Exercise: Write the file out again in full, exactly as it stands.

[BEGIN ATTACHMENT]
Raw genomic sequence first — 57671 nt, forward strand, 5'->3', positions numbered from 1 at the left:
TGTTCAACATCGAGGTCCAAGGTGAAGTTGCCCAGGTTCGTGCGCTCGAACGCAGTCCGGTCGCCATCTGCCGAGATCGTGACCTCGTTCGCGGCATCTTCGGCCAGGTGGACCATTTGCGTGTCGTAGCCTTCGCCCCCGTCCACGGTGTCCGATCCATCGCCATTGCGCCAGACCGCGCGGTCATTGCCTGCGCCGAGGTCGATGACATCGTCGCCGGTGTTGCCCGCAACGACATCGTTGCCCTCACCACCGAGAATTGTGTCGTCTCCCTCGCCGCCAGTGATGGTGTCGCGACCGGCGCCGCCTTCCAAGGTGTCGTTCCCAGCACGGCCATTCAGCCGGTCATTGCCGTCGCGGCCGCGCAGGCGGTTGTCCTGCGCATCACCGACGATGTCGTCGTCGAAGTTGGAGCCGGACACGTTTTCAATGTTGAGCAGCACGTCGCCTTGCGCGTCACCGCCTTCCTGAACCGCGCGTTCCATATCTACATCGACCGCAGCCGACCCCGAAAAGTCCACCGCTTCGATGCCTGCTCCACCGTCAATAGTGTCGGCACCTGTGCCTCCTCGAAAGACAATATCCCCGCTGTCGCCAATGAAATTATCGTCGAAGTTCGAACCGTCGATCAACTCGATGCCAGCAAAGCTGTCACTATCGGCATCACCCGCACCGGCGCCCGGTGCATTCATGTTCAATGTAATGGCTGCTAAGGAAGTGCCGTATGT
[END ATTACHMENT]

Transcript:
Raw genomic sequence first — 57671 nt, forward strand, 5'->3', positions numbered from 1 at the left:
TGTTCAACATCGAGGTCCAAGGTGAAGTTGCCCAGGTTCGTGCGCTCGAACGCAGTCCGGTCGCCATCTGCCGAGATCGTGACCTCGTTCGCGGCATCTTCGGCCAGGTGGACCATTTGCGTGTCGTAGCCTTCGCCCCCGTCCACGGTGTCCGATCCATCGCCATTGCGCCAGACCGCGCGGTCATTGCCTGCGCCGAGGTCGATGACATCGTCGCCGGTGTTGCCCGCAACGACATCGTTGCCCTCACCACCGAGAATTGTGTCGTCTCCCTCGCCGCCAGTGATGGTGTCGCGACCGGCGCCGCCTTCCAAGGTGTCGTTCCCAGCACGGCCATTCAGCCGGTCATTGCCGTCGCGGCCGCGCAGGCGGTTGTCCTGCGCATCACCGACGATGTCGTCGTCGAAGTTGGAGCCGGACACGTTTTCAATGTTGAGCAGCACGTCGCCTTGCGCGTCACCGCCTTCCTGAACCGCGCGTTCCATATCTACATCGACCGCAGCCGACCCCGAAAAGTCCACCGCTTCGATGCCTGCTCCACCGTCAATAGTGTCGGCACCTGTGCCTCCTCGAAAGACAATATCCCCGCTGTCGCCAATGAAATTATCGTCGAAGTTCGAACCGTCGATCAACTCGATGCCAGCAAAGCTGTCACTATCGGCATCACCCGCACCGGCGCCCGGTGCATTCATGTTCAATGTAATGGCTGCTAAGGAAGTGCCGTATGT